Sunday, March 15, 2009

The next Web of open, linked data: Tim Berners-Lee on

Remembering the Day the World Wide Web Was Born

Twenty years ago this month, a software consultant named Tim Berners-Lee at the European Organization for Nuclear Research (better known as CERN) hatched a plan for an open computer network to keep track of research at the particle physics laboratory in the suburbs of Geneva, Switzerland. Berners-Lee's modestly titled "Information Management: A Proposal," which he submitted to get a CERN grant, would become the blueprint for the World Wide Web.

Saturday, March 14, 2009

Does the God Gap Matter?

“If there really were a God Gap, Barack Obama couldn’t have been elected. But the idea that America’s believers and nonbelievers are radically different and sharply antagonistic runs deeper than that.”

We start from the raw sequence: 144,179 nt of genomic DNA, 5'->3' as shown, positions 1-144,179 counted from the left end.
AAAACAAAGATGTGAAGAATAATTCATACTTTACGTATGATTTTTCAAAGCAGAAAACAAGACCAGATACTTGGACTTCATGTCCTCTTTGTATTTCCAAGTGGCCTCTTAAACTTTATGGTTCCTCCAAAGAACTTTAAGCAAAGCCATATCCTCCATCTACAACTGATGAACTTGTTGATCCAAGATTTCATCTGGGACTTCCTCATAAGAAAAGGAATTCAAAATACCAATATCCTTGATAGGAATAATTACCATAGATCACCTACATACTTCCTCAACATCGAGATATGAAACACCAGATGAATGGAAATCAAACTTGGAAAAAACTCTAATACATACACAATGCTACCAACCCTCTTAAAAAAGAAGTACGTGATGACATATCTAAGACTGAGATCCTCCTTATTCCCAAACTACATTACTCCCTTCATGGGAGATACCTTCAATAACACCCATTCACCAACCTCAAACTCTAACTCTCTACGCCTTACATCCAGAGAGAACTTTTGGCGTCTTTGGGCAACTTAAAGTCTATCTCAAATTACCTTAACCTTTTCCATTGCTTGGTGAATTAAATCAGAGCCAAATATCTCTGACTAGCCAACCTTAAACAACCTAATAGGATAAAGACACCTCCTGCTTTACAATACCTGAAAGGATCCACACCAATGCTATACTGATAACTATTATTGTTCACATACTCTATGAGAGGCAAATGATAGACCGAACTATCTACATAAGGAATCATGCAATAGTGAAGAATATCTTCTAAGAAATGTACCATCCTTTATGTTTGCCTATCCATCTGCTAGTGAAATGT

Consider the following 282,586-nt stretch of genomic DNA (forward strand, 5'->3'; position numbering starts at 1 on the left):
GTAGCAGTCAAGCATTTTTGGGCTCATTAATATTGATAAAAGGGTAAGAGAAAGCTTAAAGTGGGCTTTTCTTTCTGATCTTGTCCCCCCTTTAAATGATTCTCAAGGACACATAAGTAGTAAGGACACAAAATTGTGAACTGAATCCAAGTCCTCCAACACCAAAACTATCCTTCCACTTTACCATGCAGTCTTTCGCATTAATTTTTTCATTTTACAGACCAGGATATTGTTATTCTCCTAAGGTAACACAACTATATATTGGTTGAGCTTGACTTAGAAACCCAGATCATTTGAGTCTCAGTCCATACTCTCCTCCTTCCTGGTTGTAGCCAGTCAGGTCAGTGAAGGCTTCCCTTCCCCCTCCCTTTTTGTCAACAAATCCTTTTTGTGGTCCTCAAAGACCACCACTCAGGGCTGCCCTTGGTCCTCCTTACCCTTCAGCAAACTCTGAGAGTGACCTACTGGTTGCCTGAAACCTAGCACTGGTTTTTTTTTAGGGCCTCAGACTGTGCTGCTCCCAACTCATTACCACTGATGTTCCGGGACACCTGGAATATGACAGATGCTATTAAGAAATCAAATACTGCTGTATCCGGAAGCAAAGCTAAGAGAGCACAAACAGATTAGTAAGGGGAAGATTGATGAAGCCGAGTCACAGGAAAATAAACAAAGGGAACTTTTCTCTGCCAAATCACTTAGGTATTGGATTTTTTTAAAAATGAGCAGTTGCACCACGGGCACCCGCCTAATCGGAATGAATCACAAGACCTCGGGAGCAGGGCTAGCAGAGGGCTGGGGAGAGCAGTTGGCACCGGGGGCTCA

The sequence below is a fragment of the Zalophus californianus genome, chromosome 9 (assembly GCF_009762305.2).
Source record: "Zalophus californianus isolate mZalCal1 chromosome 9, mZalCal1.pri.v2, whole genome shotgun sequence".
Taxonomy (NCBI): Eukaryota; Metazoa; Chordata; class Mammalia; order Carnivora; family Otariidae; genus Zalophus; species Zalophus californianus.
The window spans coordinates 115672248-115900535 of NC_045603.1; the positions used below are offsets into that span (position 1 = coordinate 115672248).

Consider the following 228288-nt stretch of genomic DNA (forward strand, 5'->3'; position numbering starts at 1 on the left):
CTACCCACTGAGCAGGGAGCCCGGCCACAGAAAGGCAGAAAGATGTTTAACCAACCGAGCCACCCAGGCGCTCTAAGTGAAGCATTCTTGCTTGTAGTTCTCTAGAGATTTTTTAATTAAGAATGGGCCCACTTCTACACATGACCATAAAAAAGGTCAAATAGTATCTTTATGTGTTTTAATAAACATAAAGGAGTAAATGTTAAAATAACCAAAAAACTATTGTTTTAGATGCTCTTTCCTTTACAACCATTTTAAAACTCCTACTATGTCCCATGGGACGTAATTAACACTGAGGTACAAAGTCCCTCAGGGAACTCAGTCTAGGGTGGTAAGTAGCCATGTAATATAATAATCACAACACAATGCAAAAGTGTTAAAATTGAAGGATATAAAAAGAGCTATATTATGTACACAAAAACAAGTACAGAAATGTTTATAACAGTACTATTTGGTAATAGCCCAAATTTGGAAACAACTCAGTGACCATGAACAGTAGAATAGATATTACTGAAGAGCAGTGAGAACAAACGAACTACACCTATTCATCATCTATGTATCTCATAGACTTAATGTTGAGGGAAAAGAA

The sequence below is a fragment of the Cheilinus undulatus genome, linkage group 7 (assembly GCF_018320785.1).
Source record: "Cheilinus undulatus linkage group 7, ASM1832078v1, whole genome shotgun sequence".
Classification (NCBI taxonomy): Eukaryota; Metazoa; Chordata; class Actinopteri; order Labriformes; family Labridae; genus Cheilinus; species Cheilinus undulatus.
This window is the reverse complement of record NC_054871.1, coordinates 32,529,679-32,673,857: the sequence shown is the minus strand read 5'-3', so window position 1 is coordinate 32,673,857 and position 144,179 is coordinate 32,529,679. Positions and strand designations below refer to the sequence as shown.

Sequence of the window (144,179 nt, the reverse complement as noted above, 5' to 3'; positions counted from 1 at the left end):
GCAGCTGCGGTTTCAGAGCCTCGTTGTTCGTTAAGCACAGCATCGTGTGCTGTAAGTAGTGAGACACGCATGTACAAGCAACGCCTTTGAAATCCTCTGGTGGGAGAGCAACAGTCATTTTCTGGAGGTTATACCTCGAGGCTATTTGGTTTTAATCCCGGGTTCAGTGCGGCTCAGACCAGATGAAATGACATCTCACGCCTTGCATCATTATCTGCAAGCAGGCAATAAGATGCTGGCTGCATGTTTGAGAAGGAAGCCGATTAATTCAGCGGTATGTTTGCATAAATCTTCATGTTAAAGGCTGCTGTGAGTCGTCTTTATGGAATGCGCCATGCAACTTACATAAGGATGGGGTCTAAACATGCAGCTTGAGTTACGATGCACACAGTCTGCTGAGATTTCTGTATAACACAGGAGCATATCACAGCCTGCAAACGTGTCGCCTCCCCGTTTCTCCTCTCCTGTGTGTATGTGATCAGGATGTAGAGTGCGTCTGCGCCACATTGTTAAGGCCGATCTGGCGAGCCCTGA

Understanding the Financial Crisis in 59 min

"The collapse of the banking system explained, in just 59 minutes. Our crack economics team—the guys who explained the mortgage crisis, Alex Blumberg and NPR’s Adam Davidson—are back to help all of us understand the news. For instance, when we talk about an insolvent bank, what does it actually mean, and why are we giving hundreds of billions of dollars to rich bankers who screwed up their own businesses? Also, two guys go to New Jersey to look at a toxic asset."